Fast-Growing Vines

Polygonum aubertii (renamed Fallopia baldschuanica) (syn. Fallopia aubertii / Bilderdykia aubertii) – This deciduous to semi-evergreen vine (in warmer climates) has many common names, including Silver Lace Vine, Mile-A-Minute and Russian Lace Vine. The fragrant summer through fall white flowers provide nectar for bees. Grows 25-40′ tall. Hardy to zone 5.

Campsis x tagliabuana ‘Madame Galen’ – This cross of C. radicans and C. grandiflora features deep salmon-red trumpet blooms from late summer into early autumn. Trumpet Vine flowers on new wood (prune in early spring) and is quite drought tolerant once established. It prefers full sun and needs a sturdy structure to support its mass. Grows 15-25′ high. Hardy to zone 5.

Humulus lupulus ‘Aureus’ – Golden Hops is a hardy perennial vine that dies right back to the ground every winter – this makes it quite useful as a temporary summer screen on fences. There are separate male and female plants, but most of these sold are female and will bear small pine cone-like fruits. This vine can become invasive through suckering. Grows 15-25′ tall. Hardy to zone 3.

Campsis radicans ‘Flava’ – This Award of Garden Merit winner features golden-yellow trumpet blooms from mid to late summer which will attract hummingbirds. Golden Trumpet Vine is deciduous and also features dark green compound foliage. It is a good choice to cover arbors or pergolas, as it can reach heights of 25-30′ tall. Prefers full sun and hardy to zone 5.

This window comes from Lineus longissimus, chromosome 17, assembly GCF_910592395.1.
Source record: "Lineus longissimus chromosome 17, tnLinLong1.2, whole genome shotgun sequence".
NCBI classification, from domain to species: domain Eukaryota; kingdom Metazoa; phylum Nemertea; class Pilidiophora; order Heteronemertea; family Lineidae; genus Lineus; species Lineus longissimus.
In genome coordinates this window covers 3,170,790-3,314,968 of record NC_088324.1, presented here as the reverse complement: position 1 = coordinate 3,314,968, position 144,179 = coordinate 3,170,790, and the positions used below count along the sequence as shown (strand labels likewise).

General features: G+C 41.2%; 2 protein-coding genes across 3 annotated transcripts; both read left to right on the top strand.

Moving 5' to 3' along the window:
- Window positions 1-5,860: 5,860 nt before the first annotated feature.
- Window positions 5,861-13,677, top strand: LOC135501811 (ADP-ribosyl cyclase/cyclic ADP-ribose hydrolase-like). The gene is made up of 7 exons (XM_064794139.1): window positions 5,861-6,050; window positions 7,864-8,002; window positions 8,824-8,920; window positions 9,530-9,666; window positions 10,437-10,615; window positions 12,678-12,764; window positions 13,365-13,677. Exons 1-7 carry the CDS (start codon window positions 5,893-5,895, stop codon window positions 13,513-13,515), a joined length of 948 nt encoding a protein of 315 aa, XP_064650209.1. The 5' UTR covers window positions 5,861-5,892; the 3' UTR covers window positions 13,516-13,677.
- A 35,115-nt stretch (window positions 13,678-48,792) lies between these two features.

Parthenocissus tricuspidata – Boston Ivy is a fast-growing deciduous vine with glossy dark green trilobed foliage that turns an intense reddish-purple in autumn. It clings using sticky pads or holdfasts at the end of its tendrils, and these may damage wood siding. It also bears tiny grape-like blue berries (it’s actually related to the grape). Grows 40′ or more and hardy to zone 4.

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2 Responses to Fast-Growing Vines

  1. Larry Tripp says:

    I live in Phoenix AZ, You do not show zone locations, So what is my zone ?

    • Larry,
      Your USDA zone is 9 or 10 – with the lower the number indicating the more cold hardy the plant. That said, some plants need a colder winter or dormancy period, so not every plant choice I suggest would be suitable for you. I hope this helps. Cheers. Mike

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